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Toynbee 60-Second Scholar Showcase: Daniel Ricardo Quiroga-Villamarín
The Blog

Toynbee 60-Second Scholar Showcase: Daniel Ricardo Quiroga-Villamarín

Daniel Ricardo Quiroga-Villamarín (The Graduate Institute Geneva) describes his dissertation, ‘Architects of the Better World’: The Birth of the International Conference Complex (1918-1998), a study of how infrastructure, commodities, and material objects have shaped the contours of global governance and law in just sixty seconds.

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Theme

Toynbee Coronavirus Series

Living through historically unprecedented times has strengthened the Toynbee Prize Foundation's commitment to thinking globally about history and to representing that perspective in the public sphere. In this multimedia series on the covid-19 pandemic, we will be bringing global history to bear in thinking through the raging coronavirus and the range of social, intellectual, economic, political, and scientific crises triggered and aggravated by it.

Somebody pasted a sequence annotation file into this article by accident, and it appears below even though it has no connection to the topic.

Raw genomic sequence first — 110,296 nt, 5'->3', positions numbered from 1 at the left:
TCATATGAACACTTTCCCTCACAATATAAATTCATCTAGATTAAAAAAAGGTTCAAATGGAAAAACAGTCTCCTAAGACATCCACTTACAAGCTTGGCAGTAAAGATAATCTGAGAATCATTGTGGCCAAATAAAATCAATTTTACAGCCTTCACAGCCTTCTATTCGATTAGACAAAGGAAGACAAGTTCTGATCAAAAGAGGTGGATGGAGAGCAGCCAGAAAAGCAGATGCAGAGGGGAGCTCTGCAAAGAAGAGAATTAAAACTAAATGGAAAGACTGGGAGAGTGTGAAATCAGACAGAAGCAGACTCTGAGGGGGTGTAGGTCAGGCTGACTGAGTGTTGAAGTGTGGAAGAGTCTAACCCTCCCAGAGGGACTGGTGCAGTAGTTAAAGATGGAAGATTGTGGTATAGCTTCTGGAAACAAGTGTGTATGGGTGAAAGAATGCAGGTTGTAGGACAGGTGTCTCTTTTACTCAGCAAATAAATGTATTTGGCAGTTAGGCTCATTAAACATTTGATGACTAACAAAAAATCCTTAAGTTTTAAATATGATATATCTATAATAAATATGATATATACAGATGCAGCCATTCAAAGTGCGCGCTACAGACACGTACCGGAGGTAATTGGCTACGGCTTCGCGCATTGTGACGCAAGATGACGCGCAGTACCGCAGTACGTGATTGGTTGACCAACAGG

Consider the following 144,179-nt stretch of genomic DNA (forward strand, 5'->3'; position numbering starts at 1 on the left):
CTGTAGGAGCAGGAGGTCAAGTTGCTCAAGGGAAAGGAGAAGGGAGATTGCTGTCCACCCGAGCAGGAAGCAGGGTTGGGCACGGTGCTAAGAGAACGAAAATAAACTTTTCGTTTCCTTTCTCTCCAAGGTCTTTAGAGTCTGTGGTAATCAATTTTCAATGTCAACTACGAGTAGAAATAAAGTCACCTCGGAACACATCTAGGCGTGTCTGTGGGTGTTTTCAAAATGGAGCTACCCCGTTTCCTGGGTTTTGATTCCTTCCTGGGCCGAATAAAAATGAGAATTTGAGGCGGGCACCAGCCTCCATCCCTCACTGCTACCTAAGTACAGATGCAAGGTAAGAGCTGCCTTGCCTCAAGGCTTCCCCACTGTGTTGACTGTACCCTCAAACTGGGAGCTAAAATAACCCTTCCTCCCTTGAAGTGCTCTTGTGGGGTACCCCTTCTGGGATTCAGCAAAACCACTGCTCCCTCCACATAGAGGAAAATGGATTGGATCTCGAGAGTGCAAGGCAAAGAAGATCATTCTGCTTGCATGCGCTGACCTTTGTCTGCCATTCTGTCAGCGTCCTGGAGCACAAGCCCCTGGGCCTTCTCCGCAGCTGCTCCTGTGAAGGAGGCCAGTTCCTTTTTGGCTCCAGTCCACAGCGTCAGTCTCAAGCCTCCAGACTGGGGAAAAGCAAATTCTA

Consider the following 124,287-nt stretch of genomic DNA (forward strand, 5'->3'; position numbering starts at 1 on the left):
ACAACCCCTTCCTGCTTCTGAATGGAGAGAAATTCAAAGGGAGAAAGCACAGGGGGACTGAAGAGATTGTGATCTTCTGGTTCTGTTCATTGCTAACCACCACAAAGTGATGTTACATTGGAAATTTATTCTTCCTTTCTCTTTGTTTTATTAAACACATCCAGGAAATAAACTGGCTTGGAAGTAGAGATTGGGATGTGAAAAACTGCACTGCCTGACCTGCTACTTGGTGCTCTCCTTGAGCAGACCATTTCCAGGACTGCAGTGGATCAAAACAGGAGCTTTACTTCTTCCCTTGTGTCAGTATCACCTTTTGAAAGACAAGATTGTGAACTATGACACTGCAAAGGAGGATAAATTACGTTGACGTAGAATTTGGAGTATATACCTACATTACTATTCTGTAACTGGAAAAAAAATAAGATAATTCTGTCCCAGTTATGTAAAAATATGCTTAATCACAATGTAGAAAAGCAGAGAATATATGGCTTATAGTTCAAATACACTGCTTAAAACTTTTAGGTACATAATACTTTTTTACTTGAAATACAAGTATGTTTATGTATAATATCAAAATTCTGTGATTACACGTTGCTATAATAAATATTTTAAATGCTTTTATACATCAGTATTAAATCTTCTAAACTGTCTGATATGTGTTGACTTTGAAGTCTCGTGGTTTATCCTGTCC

Read more about the theme ’Toynbee Coronavirus Series’
The Foundation

The Toynbee Prize Foundation — a Hub for Global History

Named after Arnold J.Toynbee, the Toynbee Prize Foundation was chartered in 1987 “to contribute to the development of the social sciences, as defined from a broad historical view of human society and of human and social problems.” The Foundation seeks to promote scholarly engagement with global history.

Read more
Archival Reflections—Insights from the Vast and Rich Resources at the Barings Archives
Article | January 31, 2023

Archival Reflections—Insights from the Vast and Rich Resources at the Barings Archives

The House of Barings was established in 1762 and started out by trading on its own account, and on joint account with other merchants, buying and selling commodities and other goods in British and overseas markets. They also acted as London agents for overseas merchants, arranging shipping and insurance, making and collecting payments. Over time, Barings reduced their stakes in commodity trading due to its speculative and risky nature, and heavily ventured into the work of issuing securities for governments and businesses, especially railway companies. Barings also acted as paying agents, being particularly associated with Argentine, United States, Canadian and Russian governments.